With regard to sex, I don’t believe we always need to enter the bedroom with our characters to know what goes on there. Again, only when it becomes necessary. Lastly, I have found that dark material is not at all frightening when you don’t see the blood. And although I have made you comfortable with this post, please don’t misunderstand. I fully intend to scare you. I never want you seated in your chair with your back comfortably against it. I want you on the edge. So close that you may fall off at any moment. To do that, things might get messy.

You see, in my experience Christian fiction wasn’t thrilling, and certainly not scary. I want to spice it up. I label my fiction crossover horror or crossover paranormal. I slant my fiction with a Christian perspective, but don’t intend to bludgeon folks over the head with the Bible. Equally, I don’t want to turn the other folks off with too much gore.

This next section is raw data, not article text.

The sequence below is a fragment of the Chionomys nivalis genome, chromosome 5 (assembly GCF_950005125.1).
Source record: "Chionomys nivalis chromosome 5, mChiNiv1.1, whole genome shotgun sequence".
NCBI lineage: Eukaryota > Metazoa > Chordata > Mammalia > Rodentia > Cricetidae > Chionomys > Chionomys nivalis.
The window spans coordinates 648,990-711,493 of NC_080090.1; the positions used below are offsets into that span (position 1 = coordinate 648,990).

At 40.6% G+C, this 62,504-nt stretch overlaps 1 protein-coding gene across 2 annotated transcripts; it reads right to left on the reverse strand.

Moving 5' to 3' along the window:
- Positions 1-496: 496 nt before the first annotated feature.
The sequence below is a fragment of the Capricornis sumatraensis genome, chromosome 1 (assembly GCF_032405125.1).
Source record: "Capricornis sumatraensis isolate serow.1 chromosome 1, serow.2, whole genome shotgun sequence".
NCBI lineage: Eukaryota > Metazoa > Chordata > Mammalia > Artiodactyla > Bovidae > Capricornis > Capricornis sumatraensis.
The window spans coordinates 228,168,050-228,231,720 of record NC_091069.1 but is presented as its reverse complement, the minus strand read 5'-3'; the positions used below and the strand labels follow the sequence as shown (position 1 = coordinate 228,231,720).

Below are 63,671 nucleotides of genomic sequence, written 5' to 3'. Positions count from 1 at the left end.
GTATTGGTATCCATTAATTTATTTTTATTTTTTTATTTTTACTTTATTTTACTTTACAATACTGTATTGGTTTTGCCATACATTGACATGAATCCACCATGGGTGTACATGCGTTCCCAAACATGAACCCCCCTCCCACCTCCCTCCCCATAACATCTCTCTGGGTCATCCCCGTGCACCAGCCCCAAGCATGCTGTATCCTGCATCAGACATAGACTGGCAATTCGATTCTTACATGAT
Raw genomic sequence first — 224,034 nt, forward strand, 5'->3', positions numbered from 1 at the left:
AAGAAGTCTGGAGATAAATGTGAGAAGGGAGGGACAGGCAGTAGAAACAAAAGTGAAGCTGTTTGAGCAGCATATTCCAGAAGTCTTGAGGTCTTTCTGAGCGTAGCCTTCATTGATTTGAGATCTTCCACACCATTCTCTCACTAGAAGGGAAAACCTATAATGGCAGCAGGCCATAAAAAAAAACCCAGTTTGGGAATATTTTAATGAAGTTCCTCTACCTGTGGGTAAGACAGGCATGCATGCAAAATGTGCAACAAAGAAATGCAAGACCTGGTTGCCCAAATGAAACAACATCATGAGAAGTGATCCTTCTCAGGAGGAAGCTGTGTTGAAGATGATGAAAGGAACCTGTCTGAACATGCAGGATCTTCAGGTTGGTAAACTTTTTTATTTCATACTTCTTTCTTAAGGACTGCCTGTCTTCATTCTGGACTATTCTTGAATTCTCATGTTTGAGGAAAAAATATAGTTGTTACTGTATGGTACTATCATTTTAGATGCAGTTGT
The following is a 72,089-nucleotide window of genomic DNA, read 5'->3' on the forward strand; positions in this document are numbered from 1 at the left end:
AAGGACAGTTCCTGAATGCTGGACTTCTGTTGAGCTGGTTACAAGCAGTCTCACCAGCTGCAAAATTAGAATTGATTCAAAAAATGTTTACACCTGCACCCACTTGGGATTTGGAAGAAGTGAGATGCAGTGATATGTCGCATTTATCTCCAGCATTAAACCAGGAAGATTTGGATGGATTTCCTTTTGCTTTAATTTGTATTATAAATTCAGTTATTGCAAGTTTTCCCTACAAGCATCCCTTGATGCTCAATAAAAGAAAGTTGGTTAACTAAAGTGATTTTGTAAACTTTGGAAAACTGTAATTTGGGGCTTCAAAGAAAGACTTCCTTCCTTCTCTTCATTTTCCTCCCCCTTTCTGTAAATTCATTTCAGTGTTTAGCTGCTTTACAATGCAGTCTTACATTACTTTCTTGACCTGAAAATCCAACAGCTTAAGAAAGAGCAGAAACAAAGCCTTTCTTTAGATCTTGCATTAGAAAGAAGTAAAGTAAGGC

I have just released the latest chapter in my Dance on Fire series. In Dance on Fire, the vampire Nathaniel saves a woman and her children from the vampire that made him what he is. She is not convinced that he cannot be used for good because she has seen it with her own eyes that he can be. This starts him on a journey of self-discovery. In Flash Point (Dance on Fire 2), a vampire from book one is back, and she’s not alone. She has brought four other vampires with her, and she wants revenge on Nathaniel and his extended family. At the end of that book, the Devil himself steps out of the shadows and it is revealed that it is he that has been against Nathaniel all along. In my just released Infernal (Dance on Fire 3), the Devil returns with a well orchestrated plot and well over one hundred vampires to destroy the God-seeking vampire once and for all. And all who stand with him.